If you're searching for the best family cargo bike, we're happy to say we found it: Madsen Cycles. In this Madsen Bucket Bike review I'll share our personal experience, how it compares to competitors, specs, and all the other FAQs when purchasing a cargo bucket bike – especially with a family!
NOTE: We have the Madsen Cycle, Radio Flyer L1885, and have test rode friend's Ferla and Bunch bikes, so we'll tackle comparisons of those too in this post!
- What is a Madsen Bike?
- Watch the Madsen Bike Review:
- Testing out competitors
- Personal experience with the Madsen kids cargo bike:
- Madsen Bucket Bike Electric Specs
- Accessories + Colors
- FAQs about Madsen Cycles
- Where are madsen bikes made?
- What is the Madsen bike length and width?
- What is the weight limit on the Madsen bucket bike?
- How much does the Madsen bike weigh?
- How do you transport a Madsen bucket bike?
- What colors does the Madsen bike come in?
- How fast does the electric cargo bike go?
- What wattage is the motor?
- Which is better: a front bucket bike or rear bucket bike?
- What is the best way to load/unload big kids and adults?
- Does Madsen Cycles offer discount codes?
- Can I test ride a Madsen bike?
- Final thoughts on Madsen Cycles
What is a Madsen Bike?
Madsen Cycles are long tail cargo bicycles with a rear bucket that allows you to transport cargo and up to four kids!
It's a pretty brilliant design that rides like an actual bicycle, with the bonus of bringing kids along with ease.
Why we love our Madsen Cycle
Backstory: our family situation
We are a one car family, with two kids (2 and 4 years old at the time of getting our Madsen) and live in a beach town where parking during “season” is the utmost desired commodity. Thus we began our search for a family cargo bike for us to easily ride around town, hit up the beach, or snag groceries with ease.
We knew we wanted a “bucket” bike so I sent my husband to do some research. He quickly came back raving about the Madsen.
I was on the fence, as I really thought a front box bike would make more sense with little kids, but he loved the back bucket. He felt more confident in its ability to safely turn and overall handling. And I do have to say he was right on all fronts.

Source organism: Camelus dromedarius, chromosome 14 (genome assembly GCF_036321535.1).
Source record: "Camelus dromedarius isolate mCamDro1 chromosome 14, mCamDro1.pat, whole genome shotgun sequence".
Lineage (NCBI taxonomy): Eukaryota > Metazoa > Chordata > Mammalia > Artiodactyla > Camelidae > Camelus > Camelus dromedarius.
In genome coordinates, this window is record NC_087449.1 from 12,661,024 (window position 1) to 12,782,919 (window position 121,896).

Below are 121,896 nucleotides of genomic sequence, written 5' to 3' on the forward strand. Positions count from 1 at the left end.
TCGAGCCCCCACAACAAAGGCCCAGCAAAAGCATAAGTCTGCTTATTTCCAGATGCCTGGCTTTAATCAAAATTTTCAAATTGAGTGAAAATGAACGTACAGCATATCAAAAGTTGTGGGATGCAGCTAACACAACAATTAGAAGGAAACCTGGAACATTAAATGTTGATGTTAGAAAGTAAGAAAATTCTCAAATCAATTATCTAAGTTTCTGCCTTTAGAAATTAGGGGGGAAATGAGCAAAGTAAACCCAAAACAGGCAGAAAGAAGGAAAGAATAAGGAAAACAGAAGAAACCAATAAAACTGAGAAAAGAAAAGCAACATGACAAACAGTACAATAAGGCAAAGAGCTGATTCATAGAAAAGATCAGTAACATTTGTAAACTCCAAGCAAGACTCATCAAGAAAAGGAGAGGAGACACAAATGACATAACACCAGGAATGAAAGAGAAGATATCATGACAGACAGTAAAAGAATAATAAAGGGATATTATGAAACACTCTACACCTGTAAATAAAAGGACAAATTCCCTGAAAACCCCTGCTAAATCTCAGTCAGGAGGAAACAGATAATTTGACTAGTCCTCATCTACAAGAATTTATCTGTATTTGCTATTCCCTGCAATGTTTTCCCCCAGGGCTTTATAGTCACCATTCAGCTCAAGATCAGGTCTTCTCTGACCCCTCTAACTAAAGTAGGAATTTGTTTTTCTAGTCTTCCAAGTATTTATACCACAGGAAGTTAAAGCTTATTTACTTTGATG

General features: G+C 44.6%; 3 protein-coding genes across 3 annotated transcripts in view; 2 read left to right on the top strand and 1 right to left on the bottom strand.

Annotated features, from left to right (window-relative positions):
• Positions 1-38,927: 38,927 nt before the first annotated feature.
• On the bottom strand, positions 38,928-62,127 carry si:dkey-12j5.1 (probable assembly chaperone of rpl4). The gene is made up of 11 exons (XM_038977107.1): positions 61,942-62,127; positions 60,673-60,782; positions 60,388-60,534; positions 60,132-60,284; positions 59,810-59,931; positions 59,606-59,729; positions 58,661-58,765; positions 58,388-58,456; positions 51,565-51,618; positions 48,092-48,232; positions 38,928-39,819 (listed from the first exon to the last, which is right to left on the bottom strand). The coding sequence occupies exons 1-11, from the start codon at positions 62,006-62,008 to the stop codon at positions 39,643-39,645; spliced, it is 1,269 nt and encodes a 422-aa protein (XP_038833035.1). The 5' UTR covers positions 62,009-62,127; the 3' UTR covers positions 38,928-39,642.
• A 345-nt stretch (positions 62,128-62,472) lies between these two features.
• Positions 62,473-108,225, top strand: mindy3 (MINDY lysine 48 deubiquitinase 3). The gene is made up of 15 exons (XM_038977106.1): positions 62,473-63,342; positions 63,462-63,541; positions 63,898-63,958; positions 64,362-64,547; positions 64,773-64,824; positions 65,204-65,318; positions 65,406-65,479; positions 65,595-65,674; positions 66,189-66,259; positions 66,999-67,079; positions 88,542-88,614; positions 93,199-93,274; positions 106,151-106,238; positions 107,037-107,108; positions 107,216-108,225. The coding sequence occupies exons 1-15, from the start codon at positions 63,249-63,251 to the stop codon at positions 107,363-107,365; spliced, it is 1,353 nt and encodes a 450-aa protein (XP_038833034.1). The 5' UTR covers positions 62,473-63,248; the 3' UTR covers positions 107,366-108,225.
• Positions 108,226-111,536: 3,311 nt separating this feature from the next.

I'm easily able to load the Madsen with groceries AND kids. I can stuff beach towels and toys under their seat benches. We shoot down the road to pick up friends' kids with ease, and even take the kids to school in it. I love that the kids can sit next to each other or across from one another depending on their moods.
Honestly, it's one of our favorite possessions that has massively improved our quality of life.
Even yesterday, I told the kids we were going to the beach, and they both groaned, saying they didn't want to go. When I told them we were taking the bike instead of the car, they both immediately perked up and said “let's go!” There's just something about the wind, sunshine, and fresh air that makes getting anywhere easier with kids in my opinion.
Testing out competitors
Radio Flyer L1885 vs. Madsen Cycle
We have the Radio Flyer L1885 which is another long tail cargo bike. It can hold up to two kids and a good amount of groceries. This bike weighs in at a whopping 75+ lbs; and you really do feel it.
The biggest differences between the Radio Flyer and Madsen are the ride and storage/seating capacity.
The Radio Flyer rides more like a moped (maybe?) – you feel the weight of the bike and power; even though the battery is only 500 watts compared to Madsens 750 watts.
The Madsen battery bars are a bit more unpredictable in terms of when they'll drop down again. Their battery seems much more impacted by the terrain, weight, and speed you go; while the Radio Flyer battery drops down at a pretty stable rate no matter how much I'm loading or using the throttle.
This does make sense though, as the Madsen motor has a much broader performance range. Its highs are higher and weight capacity is significantly more, which does translate to a quicker battery loss.
Radio Flyer only has 5 pedal assist levels, while Madsen offers 9 e-assist levels. I can easily go 30 mph on my Madsen (when throttling) and have never done more than 20 on the Radio Flyer.
With that said, the battery displays are different. Radio Flyer has 5 bars, Madsen only shows 4. When Madsen hits “empty” it still rides and is like a “fifth” bar (whereas Radio Flyer shows 5 from the jump). I've never run out of power on either, but I do ease up on the e-assist with my Madsen when I am getting close to that final bar.
The “heaviness” of the Radio Flyer also makes it harder to steer while going slow.
The Madsen cycle rides like a regular bike, with easy handling. If I have the e-assist off, I can easily ride alongside my 4 year old; on the Radio Flyer I feel too clunky to do it comfortably.
Additionally, I find the Radio Flyer trickier to park since it doesn't have a “lock” system. Thus when I need to navigate it into a bike rack, the kickstand causes the bike to pull back too far to reach the bike rack comfortably, so I have to push it forward.